Drug Testing Doesn’t Always Require Termination

Some business owners and managers fear random drug testing almost as much as the employees who know they’re likely to fail the tests. 

Why? Because they believe the employee who failed the test has to be to terminated. 

If you’ve ever participated in a firing, you know it can be a very unpleasant and stressful situation. It’s tough on the terminated employee, of course — but also on the person doing the firing. And often, morale in the workplace drops like a rock.

Worst of all, when a reasonably reliable employee is fired for failing a random drug screen, the company loses the time and money that was spent recruiting and training the employee. That loss is amplified when more is spent recruiting, hiring and training a replacement.

So should random drug screens be reduced? Of course not. In fact, it’s just the exact opposite — businesses and organizations need more random drug testing, not less.

Research shows that, on average, 15–17% of employees in U.S. companies abuse substances. Ignoring those facts would be dangerous and risky. 

Drugs and alcohol in the workplace are your problem when you’re running a business — whether you recognize it or not. It will only get worse if you bury your head in the sand.


Use and abuse of drugs and alcohol by employees can cause negative effects, not just on the user and his or her family, but also on the workplace as a whole. 

Alcohol and drug users take three times as many sick days, are more likely to injure themselves or others, and are five times more likely to file workers’ compensation claims.

Those extra sick days and increases in workers’ compensation claims cost the company money and reduce its ability to pay higher wages and benefits. Paying lower wages and benefits reduces morale and makes it harder to recruit good employees.

Employees who use and abuse alcohol and drugs can also negatively affect the performance and attitude of co-workers. That’s because co-workers are often put in danger, injured, or must work harder to re-do or cover for a substance-abusing co-worker.


Smart business owners and managers use random drug tests as a risk management tool. It helps identify a problem before it gets out of control and has a negative affect on employee job performance or the business’s bottom line. And a good testing program can build stronger, healthier, more loyal employees.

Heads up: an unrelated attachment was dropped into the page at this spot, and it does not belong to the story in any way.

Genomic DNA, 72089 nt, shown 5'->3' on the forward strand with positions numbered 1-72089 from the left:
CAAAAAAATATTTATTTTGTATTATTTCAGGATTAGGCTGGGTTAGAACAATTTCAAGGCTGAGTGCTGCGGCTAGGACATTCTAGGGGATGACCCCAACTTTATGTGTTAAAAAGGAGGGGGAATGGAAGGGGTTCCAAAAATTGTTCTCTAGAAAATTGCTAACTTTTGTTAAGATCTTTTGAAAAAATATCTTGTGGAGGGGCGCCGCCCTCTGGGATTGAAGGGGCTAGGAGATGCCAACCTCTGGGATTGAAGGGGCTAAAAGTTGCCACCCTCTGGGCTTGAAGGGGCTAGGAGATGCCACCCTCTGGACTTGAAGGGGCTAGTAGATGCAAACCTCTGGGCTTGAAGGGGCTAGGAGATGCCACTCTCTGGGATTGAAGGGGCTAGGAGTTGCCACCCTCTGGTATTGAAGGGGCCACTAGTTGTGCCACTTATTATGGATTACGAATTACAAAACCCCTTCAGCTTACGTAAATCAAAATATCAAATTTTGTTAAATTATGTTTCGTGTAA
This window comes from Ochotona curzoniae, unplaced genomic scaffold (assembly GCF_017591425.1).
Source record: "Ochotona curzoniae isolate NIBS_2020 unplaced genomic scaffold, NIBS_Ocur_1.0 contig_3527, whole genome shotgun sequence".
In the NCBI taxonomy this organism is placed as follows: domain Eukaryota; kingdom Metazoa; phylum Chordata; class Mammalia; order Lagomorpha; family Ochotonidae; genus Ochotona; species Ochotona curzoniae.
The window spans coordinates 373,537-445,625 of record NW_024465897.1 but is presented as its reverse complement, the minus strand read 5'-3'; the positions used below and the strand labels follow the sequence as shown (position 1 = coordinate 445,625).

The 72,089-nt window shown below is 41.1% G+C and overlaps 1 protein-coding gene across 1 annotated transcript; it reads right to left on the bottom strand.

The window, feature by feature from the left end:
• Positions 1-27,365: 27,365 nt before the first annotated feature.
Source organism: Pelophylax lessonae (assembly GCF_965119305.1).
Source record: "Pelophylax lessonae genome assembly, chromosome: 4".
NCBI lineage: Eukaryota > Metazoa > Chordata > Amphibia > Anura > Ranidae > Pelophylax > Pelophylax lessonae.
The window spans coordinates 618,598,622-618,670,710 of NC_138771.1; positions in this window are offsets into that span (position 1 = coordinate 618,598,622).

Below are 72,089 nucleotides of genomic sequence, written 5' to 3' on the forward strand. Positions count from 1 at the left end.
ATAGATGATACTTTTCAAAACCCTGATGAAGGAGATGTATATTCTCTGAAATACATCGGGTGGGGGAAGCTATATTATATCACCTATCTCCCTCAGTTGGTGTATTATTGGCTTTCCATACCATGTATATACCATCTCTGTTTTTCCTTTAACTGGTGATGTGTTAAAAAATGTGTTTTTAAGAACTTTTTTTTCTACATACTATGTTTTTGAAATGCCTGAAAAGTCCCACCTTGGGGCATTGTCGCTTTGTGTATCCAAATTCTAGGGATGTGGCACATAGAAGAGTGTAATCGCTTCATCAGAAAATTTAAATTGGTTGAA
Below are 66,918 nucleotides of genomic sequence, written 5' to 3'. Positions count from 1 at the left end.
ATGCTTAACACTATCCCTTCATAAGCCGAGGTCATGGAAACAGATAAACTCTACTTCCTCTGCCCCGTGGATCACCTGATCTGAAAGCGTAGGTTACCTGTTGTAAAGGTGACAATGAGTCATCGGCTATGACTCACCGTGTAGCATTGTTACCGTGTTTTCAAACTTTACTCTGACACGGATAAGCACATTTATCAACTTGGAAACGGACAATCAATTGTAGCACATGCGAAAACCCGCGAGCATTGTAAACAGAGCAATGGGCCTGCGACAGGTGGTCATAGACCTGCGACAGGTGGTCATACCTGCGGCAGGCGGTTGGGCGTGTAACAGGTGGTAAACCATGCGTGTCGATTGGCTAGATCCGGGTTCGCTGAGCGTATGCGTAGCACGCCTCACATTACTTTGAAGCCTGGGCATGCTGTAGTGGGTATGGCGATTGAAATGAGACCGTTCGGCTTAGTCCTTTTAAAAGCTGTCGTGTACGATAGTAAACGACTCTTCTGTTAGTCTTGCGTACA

If you use random drug testing, what other option do you have besides firing employees who fail a test? 

You can get them treatment. And you can get them back to work eventually. Treatment is the right thing to do for many reasons. You’ll be helping the employee and his or her family. But you’ll also be helping your company. 

There is practical proof that an employee you send to treatment often becomes more conscientious and loyal after receiving treatment and returning to work. Workplace morale often increases also as other employees notice the change in the employee and the company’s loyalty to the employee.

What about the financial aspect? It’s pretty clear that getting an employee into treatment will often cost less than recruiting, hiring and training a new employee. 

The owner of a well-known Valley business has been longtime client of Worklife by Meridian, our workforce health and wellness arm. Our client believes random drug tests make a better workplace environment. 

“Random drug testing is an asset, not a hindrance to our organization. The employees who have failed drug screens and have gone into treatment usually come out as better employees — some of the best I have,” says our client. “It’s saved me a lot of money to drug test and help get them into treatment, rather than firing them and hiring and training someone one else.”

The bottom line? For a better company, keep up the random drug testing. If an employee fails a test, consider treatment instead of termination. You’ll both be glad you did.